Recognising the life-changing work of the Teenage Cancer Trust

The National Children of Wales Awards are proud to be supporting Teenage Cancer Trust. Teenage Cancer Trust is the only UK charity dedicated to providing specialist nursing care and support to young people with cancer.

Every day in the UK, around seven young people between the ages of 13-24 are diagnosed with cancer. Support begins from the moment of diagnosis, through treatment, and until the patient is cancer free.

Teenage Cancer Trust is a charity, funded by public donations. Without the generosity of the public, Teenage Cancer Trust simply wouldn’t be able to do the outstanding work it does in supporting young people and their families.

In their 2017/18 financial period, Teenage Cancer Trust spent £12.32 million directly on cancer services before during and after treatment.  Every penny donated to Teenage Cancer Trust counts and without the generous support of the public the charity simply wouldn’t exist.

One of the young people Teenage Cancer Trust has supported is Nick from Bristol.

He was 18 years old and in the final year of his A-Levels when he began to feel unwell. After a troublesome cough that wouldn’t go away, Nick was referred to A&E for blood tests. Neither he nor his family expected what the results would reveal.

Nick was diagnosed with Acute Myeloid Leukaemia (AML), a cancer of the blood. He describes how his family were devastated, yet he was too shocked to grasp the seriousness of the situation:

“I couldn’t really believe it and I just asked when I could go back to school. After a few days, it was apparent that wouldn’t happen,” he said.

Nick had to endure four cycles of two different types of chemotherapy, which has left him with mild to moderate heart failure.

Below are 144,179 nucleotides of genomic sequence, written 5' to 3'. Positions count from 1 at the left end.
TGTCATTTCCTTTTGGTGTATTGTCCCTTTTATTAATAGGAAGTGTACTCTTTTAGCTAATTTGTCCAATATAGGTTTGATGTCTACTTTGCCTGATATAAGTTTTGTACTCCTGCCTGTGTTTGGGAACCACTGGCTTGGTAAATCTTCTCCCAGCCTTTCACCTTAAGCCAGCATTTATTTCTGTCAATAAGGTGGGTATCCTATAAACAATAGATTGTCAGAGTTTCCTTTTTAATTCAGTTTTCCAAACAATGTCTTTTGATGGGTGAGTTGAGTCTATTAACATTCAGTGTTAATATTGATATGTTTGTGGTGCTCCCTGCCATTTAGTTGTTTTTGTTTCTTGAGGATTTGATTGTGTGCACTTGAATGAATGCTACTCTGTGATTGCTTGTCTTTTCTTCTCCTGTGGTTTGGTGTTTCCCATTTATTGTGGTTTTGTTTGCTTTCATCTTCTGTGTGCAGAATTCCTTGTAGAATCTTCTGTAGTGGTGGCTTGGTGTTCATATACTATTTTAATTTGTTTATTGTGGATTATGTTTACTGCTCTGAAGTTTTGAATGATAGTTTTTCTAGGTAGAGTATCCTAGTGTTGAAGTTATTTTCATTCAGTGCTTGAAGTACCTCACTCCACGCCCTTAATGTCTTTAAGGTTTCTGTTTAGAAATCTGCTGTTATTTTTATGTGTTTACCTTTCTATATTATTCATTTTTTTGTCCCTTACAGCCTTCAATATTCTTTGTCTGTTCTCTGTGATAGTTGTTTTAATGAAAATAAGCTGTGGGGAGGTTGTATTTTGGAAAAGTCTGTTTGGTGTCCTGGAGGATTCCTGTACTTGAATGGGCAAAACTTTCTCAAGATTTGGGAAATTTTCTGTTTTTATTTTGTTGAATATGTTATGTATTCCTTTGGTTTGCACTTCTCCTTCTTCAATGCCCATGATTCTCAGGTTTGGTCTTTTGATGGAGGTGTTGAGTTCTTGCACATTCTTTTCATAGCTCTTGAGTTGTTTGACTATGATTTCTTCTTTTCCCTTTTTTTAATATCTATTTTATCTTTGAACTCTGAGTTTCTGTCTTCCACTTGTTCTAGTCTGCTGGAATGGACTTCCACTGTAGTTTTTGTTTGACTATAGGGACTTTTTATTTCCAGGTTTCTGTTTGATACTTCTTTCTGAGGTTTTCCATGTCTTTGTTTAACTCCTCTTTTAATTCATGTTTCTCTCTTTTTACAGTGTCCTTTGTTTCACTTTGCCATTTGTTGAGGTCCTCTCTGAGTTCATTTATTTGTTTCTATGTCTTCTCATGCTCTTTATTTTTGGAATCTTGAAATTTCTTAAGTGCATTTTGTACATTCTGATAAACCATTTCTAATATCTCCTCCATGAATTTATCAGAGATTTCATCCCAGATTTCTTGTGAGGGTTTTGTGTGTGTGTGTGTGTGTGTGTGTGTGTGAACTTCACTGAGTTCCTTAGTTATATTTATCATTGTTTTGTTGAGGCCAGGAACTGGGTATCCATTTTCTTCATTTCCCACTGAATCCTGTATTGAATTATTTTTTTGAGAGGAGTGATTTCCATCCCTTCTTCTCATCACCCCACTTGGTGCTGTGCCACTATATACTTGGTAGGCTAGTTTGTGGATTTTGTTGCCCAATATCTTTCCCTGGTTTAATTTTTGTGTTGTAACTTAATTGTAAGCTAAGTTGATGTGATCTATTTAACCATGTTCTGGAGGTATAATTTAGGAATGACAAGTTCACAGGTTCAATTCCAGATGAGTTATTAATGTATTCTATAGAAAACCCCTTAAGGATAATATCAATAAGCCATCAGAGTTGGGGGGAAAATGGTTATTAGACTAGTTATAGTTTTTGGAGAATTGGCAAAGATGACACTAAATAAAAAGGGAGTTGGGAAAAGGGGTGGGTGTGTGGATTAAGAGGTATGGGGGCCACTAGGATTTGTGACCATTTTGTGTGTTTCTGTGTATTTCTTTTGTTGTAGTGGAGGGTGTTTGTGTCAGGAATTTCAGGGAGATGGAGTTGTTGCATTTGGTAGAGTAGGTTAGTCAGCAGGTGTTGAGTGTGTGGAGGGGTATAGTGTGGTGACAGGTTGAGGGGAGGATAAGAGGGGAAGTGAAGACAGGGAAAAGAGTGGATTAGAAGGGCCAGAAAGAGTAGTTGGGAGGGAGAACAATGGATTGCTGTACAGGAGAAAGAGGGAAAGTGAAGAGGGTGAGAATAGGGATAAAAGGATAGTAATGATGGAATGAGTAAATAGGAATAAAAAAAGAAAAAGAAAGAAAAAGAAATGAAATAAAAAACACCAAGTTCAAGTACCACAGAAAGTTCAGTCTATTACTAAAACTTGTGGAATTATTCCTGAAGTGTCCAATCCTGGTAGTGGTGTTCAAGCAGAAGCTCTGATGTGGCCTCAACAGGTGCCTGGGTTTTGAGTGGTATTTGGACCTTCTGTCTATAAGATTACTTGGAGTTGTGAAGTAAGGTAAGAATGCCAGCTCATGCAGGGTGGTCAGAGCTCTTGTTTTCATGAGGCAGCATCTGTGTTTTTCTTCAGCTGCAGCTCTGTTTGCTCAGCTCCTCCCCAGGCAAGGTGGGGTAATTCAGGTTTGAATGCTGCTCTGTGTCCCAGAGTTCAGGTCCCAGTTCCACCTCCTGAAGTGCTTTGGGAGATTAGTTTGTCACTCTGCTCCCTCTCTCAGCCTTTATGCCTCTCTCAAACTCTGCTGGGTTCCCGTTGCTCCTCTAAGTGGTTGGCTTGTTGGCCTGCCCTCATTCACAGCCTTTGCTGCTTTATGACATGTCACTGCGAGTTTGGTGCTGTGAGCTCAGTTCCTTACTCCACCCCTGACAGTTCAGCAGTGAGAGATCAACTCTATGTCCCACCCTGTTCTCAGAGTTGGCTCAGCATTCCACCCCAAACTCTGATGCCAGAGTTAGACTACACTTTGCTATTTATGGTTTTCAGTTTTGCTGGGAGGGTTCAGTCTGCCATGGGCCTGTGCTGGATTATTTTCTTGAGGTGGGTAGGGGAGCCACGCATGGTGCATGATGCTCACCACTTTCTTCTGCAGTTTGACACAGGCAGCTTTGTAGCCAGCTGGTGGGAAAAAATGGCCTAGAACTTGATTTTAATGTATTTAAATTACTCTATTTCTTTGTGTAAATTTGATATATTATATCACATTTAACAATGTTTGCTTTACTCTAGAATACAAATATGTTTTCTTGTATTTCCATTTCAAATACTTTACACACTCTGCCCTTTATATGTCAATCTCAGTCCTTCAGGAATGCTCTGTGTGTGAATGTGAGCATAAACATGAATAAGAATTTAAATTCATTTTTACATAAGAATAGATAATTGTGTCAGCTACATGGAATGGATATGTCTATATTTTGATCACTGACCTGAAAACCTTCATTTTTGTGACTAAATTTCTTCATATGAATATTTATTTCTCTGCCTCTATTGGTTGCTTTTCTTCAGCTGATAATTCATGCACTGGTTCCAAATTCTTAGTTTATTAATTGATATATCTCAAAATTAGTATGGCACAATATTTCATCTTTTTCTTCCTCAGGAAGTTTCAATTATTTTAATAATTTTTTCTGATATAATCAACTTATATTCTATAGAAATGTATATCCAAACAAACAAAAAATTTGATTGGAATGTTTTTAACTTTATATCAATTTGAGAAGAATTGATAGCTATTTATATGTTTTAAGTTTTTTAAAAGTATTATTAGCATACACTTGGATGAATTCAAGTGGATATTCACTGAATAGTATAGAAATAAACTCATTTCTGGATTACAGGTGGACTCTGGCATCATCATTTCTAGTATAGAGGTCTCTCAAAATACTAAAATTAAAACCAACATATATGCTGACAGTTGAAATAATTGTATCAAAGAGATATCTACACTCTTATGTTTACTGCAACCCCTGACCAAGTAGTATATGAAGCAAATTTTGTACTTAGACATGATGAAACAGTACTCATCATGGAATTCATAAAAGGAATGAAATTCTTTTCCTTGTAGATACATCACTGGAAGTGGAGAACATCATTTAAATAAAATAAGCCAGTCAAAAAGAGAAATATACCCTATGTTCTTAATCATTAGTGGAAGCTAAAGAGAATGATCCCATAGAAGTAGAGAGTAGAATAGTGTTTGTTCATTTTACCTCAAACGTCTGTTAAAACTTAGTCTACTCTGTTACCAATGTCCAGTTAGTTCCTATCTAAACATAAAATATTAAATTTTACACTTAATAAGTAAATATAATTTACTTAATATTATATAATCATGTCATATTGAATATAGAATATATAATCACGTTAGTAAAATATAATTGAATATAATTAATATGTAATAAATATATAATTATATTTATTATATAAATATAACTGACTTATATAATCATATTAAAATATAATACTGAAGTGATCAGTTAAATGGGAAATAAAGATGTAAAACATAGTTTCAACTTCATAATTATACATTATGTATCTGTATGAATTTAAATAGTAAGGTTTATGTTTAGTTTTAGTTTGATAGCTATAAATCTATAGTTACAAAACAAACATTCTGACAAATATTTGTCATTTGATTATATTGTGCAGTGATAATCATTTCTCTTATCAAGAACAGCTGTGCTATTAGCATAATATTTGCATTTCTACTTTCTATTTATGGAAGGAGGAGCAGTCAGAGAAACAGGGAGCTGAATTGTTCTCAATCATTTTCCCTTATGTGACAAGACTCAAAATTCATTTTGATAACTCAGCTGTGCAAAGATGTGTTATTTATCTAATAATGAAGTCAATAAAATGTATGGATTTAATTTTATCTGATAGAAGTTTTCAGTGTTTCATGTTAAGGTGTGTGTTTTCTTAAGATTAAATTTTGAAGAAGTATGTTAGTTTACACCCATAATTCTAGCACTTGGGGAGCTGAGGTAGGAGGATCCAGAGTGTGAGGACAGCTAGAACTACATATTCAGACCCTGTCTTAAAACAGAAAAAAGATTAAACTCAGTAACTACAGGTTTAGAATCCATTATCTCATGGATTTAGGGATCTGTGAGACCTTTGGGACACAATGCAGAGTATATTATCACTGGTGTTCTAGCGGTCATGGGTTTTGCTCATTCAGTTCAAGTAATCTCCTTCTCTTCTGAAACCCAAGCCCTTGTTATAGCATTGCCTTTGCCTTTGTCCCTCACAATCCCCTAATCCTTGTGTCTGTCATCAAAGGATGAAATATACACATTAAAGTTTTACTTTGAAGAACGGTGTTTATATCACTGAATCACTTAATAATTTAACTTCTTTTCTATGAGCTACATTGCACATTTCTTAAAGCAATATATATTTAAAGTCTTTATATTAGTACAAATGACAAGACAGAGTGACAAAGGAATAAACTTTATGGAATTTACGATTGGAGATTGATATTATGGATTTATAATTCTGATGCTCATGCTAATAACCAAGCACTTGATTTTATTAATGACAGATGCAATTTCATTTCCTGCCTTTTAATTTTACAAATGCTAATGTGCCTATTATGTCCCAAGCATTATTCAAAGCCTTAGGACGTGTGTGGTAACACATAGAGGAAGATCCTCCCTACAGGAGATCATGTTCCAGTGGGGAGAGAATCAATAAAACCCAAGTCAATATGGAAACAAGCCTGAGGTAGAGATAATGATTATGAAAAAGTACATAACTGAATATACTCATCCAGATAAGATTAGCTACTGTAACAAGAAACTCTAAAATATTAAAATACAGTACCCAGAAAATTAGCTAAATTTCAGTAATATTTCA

To begin with, Nick was based on the adult ward as there were no available beds in the Teenage Cancer Trust Unit. Most of the other patients were significantly older than him, and the rooms were very small.

He was unhappy there, saying “I had no-one to talk to and I felt quite lonely. I didn’t leave my room for about two weeks.”

However, when Nick was transferred to the Teenage Cancer Trust Unit, his whole experience changed. His room was far bigger, complete with his own desk as well as places for his family and friends to sleep when they visit.

His loneliness vanished, as he was surrounded by people his age who were going through the same experience.

The nurses “felt more like friends”, explained Nick, praising them for not only checking up on patients physically, but also emotionally and mentally.

Now, Nick is excited for his future. He passed his A-Levels and received an unconditional offer to study Politics and International Relations at Sheffield University.

However, keen to soak up all that life has to offer, Nick is taking a gap year to explore Vietnam, Cambodia, and Thailand. He still has to take precautions, by finding local hospitals that are able to take blood tests and send them back to his hospital, but remains hopeful.

Thanks to the Teenage Cancer Trust, Nick can live life again.

“It’s great that I can still follow my dreams and live my life, and I am determined to make the most of every minute,” he said.

We can’t commend the efforts of the Teenage Cancer Trust enough. We are confident that the proceeds from the National Children of Wales Awards will change hundreds of lives, so more young people can have a positive outcome like Nick. We hope that you will support us in our efforts to have the work of this charity recognised.

The National Children of Wales Awards are proud to be supporting the Teenage Cancer Trust. Before their first unit opened in 1990, no specialist cancer care for young people existed in the UK within the NHS. Now, the Teenage Cancer Trust is the only UK charity dedicated to providing young people living with cancer specialist care and expert treatment.

In the UK, every day, seven young people aged from 13-24 receive the devastating news that they have cancer. The Teenage Cancer Trust ensures that no young person should have to face this terrifying diagnosis alone. They are there every step of the way, supporting the young person as well as their family members.

Without the incredible work done by the Teenage Cancer Trust, thousands of young people would have to face cancer alone.